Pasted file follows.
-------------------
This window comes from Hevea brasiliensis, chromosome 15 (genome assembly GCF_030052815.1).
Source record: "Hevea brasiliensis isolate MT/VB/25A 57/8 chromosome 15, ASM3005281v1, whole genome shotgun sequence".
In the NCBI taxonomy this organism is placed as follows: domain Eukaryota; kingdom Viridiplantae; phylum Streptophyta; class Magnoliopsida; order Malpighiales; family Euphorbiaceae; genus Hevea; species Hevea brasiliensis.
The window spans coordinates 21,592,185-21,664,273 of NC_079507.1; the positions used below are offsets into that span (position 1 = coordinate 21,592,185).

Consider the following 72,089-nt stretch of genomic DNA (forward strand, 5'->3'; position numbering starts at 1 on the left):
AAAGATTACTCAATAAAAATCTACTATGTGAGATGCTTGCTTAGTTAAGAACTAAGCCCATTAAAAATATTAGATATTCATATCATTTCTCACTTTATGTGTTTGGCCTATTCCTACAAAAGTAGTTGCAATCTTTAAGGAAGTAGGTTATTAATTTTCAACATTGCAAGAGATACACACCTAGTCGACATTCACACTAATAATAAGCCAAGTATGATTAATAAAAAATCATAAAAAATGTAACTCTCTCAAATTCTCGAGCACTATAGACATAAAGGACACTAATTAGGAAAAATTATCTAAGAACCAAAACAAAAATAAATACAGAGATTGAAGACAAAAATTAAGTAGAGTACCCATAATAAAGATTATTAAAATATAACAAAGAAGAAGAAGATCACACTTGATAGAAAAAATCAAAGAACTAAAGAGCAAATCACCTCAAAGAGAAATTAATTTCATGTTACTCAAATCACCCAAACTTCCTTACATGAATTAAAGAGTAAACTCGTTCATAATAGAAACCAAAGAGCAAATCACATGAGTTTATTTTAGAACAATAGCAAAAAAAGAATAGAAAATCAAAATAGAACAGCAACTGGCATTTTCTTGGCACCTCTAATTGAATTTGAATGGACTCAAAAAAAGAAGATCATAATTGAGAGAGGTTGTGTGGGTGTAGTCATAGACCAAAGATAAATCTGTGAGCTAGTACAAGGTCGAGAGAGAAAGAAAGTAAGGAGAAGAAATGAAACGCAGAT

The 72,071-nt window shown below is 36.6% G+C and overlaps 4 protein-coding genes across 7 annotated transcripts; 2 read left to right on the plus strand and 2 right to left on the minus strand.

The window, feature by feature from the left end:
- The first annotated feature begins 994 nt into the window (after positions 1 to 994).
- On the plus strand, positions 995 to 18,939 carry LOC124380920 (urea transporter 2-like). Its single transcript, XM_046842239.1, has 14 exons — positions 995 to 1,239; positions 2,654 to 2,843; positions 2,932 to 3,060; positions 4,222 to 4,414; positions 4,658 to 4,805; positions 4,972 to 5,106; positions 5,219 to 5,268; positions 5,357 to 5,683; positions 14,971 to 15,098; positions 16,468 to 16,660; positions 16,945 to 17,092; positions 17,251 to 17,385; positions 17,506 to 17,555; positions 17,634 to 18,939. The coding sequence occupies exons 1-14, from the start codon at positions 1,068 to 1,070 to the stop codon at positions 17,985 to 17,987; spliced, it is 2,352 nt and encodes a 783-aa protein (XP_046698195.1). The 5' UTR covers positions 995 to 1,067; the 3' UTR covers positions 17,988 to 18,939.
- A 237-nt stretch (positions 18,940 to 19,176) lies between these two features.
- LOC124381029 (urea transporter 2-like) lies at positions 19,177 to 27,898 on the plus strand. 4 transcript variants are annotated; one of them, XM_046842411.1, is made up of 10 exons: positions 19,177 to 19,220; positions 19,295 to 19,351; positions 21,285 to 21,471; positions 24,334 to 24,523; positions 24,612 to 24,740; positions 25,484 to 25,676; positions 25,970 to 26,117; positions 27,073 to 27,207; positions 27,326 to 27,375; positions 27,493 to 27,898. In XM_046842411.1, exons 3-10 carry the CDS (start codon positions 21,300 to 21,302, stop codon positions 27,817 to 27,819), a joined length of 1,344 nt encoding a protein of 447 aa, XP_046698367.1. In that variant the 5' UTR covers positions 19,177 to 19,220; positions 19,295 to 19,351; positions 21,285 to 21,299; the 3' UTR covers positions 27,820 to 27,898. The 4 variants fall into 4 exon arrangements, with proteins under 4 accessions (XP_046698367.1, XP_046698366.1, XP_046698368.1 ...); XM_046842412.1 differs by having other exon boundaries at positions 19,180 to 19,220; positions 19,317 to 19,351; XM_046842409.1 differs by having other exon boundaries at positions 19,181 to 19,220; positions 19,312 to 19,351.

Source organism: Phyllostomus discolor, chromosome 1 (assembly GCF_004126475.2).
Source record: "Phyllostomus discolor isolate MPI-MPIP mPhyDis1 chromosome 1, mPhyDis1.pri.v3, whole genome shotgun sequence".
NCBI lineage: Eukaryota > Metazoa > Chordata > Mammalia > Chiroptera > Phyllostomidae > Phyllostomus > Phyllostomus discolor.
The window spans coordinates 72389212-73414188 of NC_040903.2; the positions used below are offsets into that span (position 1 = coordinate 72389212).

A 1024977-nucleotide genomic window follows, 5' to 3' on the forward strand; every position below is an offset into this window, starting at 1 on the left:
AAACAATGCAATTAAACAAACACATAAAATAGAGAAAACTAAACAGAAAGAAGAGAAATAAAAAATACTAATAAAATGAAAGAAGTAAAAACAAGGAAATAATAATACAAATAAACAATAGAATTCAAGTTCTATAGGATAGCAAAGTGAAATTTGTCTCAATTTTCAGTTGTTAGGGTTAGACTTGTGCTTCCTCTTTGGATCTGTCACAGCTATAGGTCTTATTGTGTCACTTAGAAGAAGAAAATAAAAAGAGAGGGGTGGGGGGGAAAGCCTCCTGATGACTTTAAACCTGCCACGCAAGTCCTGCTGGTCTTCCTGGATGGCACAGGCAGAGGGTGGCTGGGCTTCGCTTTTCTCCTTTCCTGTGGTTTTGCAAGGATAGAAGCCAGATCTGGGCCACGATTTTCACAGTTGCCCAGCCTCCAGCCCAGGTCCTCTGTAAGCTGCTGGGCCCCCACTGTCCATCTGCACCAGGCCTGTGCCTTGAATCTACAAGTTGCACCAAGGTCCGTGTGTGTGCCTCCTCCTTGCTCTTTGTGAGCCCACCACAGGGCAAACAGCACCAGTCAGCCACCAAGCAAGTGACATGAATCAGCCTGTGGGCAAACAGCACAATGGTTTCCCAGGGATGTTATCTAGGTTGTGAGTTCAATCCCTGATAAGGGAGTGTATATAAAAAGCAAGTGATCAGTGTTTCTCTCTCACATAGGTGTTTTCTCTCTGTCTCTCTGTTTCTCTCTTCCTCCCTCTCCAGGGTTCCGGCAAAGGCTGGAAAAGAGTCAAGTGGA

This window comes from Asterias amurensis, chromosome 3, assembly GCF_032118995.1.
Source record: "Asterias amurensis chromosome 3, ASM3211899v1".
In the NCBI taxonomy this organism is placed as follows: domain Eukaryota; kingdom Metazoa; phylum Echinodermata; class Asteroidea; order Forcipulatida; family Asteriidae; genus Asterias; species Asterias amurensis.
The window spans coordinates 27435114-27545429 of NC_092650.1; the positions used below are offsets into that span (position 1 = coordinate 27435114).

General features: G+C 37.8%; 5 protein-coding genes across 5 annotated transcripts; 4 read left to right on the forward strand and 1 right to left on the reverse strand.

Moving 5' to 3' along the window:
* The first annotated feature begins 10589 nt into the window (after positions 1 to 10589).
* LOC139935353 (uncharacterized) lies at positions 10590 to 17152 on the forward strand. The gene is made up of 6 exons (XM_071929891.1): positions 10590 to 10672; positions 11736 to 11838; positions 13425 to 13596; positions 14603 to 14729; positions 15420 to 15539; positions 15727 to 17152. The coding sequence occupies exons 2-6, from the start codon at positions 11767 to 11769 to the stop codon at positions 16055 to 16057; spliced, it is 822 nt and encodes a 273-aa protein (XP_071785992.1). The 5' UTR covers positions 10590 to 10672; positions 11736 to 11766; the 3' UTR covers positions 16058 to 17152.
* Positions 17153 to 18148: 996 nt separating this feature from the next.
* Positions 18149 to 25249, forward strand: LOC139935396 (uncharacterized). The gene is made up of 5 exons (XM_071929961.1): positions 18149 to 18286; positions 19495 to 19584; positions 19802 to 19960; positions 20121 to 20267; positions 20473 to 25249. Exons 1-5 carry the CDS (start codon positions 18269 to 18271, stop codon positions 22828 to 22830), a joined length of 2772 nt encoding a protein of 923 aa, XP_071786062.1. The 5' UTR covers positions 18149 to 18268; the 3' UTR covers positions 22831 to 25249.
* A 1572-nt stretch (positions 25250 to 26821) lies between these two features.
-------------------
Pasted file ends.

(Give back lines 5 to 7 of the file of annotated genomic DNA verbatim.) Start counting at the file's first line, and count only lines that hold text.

Consider the following 72,089-nt stretch of genomic DNA (forward strand, 5'->3'; position numbering starts at 1 on the left):
AAAGATTACTCAATAAAAATCTACTATGTGAGATGCTTGCTTAGTTAAGAACTAAGCCCATTAAAAATATTAGATATTCATATCATTTCTCACTTTATGTGTTTGGCCTATTCCTACAAAAGTAGTTGCAATCTTTAAGGAAGTAGGTTATTAATTTTCAACATTGCAAGAGATACACACCTAGTCGACATTCACACTAATAATAAGCCAAGTATGATTAATAAAAAATCATAAAAAATGTAACTCTCTCAAATTCTCGAGCACTATAGACATAAAGGACACTAATTAGGAAAAATTATCTAAGAACCAAAACAAAAATAAATACAGAGATTGAAGACAAAAATTAAGTAGAGTACCCATAATAAAGATTATTAAAATATAACAAAGAAGAAGAAGATCACACTTGATAGAAAAAATCAAAGAACTAAAGAGCAAATCACCTCAAAGAGAAATTAATTTCATGTTACTCAAATCACCCAAACTTCCTTACATGAATTAAAGAGTAAACTCGTTCATAATAGAAACCAAAGAGCAAATCACATGAGTTTATTTTAGAACAATAGCAAAAAAAGAATAGAAAATCAAAATAGAACAGCAACTGGCATTTTCTTGGCACCTCTAATTGAATTTGAATGGACTCAAAAAAAGAAGATCATAATTGAGAGAGGTTGTGTGGGTGTAGTCATAGACCAAAGATAAATCTGTGAGCTAGTACAAGGTCGAGAGAGAAAGAAAGTAAGGAGAAGAAATGAAACGCAGAT

The 72,071-nt window shown below is 36.6% G+C and overlaps 4 protein-coding genes across 7 annotated transcripts; 2 read left to right on the plus strand and 2 right to left on the minus strand.